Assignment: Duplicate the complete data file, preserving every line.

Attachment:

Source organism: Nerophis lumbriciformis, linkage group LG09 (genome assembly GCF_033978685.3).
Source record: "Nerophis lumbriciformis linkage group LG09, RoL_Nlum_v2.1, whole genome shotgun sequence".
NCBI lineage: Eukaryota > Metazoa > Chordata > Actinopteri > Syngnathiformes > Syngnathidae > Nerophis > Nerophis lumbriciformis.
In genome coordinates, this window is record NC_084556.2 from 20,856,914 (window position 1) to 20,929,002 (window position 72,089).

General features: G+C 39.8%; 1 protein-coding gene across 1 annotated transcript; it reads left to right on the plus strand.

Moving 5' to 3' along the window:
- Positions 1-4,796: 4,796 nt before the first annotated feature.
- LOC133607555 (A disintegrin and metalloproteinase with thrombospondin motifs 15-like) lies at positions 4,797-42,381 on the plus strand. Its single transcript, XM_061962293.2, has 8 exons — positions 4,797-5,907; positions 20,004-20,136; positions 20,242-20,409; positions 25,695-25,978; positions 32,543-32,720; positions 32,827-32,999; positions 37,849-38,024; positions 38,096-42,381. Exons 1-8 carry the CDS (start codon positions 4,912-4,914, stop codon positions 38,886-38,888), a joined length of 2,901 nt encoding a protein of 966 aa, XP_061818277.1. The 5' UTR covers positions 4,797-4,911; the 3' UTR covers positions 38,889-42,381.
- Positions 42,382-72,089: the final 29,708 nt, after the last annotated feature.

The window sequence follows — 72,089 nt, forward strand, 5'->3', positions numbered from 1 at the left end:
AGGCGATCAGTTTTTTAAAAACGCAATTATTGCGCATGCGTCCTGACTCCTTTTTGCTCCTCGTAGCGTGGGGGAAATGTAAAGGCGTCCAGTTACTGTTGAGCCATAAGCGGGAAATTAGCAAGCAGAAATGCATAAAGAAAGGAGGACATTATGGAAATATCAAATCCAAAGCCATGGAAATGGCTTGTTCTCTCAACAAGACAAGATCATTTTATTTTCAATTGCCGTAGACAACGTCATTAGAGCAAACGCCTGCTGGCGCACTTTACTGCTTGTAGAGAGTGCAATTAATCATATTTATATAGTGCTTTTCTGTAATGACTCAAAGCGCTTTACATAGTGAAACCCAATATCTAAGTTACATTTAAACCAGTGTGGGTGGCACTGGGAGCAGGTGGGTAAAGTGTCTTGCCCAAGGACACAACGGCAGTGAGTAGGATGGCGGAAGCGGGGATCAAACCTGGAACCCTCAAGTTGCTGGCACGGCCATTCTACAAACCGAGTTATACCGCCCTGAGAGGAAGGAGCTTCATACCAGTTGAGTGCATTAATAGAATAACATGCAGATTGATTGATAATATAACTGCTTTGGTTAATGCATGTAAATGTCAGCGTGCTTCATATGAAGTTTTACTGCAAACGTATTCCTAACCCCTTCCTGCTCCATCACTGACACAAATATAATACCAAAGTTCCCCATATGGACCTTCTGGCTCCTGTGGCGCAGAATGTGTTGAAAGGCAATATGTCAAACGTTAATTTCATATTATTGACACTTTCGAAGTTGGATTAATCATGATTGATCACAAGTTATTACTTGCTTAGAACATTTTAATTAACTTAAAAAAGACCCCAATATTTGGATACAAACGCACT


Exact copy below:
Source organism: Nerophis lumbriciformis, linkage group LG09 (genome assembly GCF_033978685.3).
Source record: "Nerophis lumbriciformis linkage group LG09, RoL_Nlum_v2.1, whole genome shotgun sequence".
NCBI lineage: Eukaryota > Metazoa > Chordata > Actinopteri > Syngnathiformes > Syngnathidae > Nerophis > Nerophis lumbriciformis.
In genome coordinates, this window is record NC_084556.2 from 20,856,914 (window position 1) to 20,929,002 (window position 72,089).

General features: G+C 39.8%; 1 protein-coding gene across 1 annotated transcript; it reads left to right on the plus strand.

Moving 5' to 3' along the window:
- Positions 1-4,796: 4,796 nt before the first annotated feature.
- LOC133607555 (A disintegrin and metalloproteinase with thrombospondin motifs 15-like) lies at positions 4,797-42,381 on the plus strand. Its single transcript, XM_061962293.2, has 8 exons — positions 4,797-5,907; positions 20,004-20,136; positions 20,242-20,409; positions 25,695-25,978; positions 32,543-32,720; positions 32,827-32,999; positions 37,849-38,024; positions 38,096-42,381. Exons 1-8 carry the CDS (start codon positions 4,912-4,914, stop codon positions 38,886-38,888), a joined length of 2,901 nt encoding a protein of 966 aa, XP_061818277.1. The 5' UTR covers positions 4,797-4,911; the 3' UTR covers positions 38,889-42,381.
- Positions 42,382-72,089: the final 29,708 nt, after the last annotated feature.

The window sequence follows — 72,089 nt, forward strand, 5'->3', positions numbered from 1 at the left end:
AGGCGATCAGTTTTTTAAAAACGCAATTATTGCGCATGCGTCCTGACTCCTTTTTGCTCCTCGTAGCGTGGGGGAAATGTAAAGGCGTCCAGTTACTGTTGAGCCATAAGCGGGAAATTAGCAAGCAGAAATGCATAAAGAAAGGAGGACATTATGGAAATATCAAATCCAAAGCCATGGAAATGGCTTGTTCTCTCAACAAGACAAGATCATTTTATTTTCAATTGCCGTAGACAACGTCATTAGAGCAAACGCCTGCTGGCGCACTTTACTGCTTGTAGAGAGTGCAATTAATCATATTTATATAGTGCTTTTCTGTAATGACTCAAAGCGCTTTACATAGTGAAACCCAATATCTAAGTTACATTTAAACCAGTGTGGGTGGCACTGGGAGCAGGTGGGTAAAGTGTCTTGCCCAAGGACACAACGGCAGTGAGTAGGATGGCGGAAGCGGGGATCAAACCTGGAACCCTCAAGTTGCTGGCACGGCCATTCTACAAACCGAGTTATACCGCCCTGAGAGGAAGGAGCTTCATACCAGTTGAGTGCATTAATAGAATAACATGCAGATTGATTGATAATATAACTGCTTTGGTTAATGCATGTAAATGTCAGCGTGCTTCATATGAAGTTTTACTGCAAACGTATTCCTAACCCCTTCCTGCTCCATCACTGACACAAATATAATACCAAAGTTCCCCATATGGACCTTCTGGCTCCTGTGGCGCAGAATGTGTTGAAAGGCAATATGTCAAACGTTAATTTCATATTATTGACACTTTCGAAGTTGGATTAATCATGATTGATCACAAGTTATTACTTGCTTAGAACATTTTAATTAACTTAAAAAAGACCCCAATATTTGGATACAAACGCACT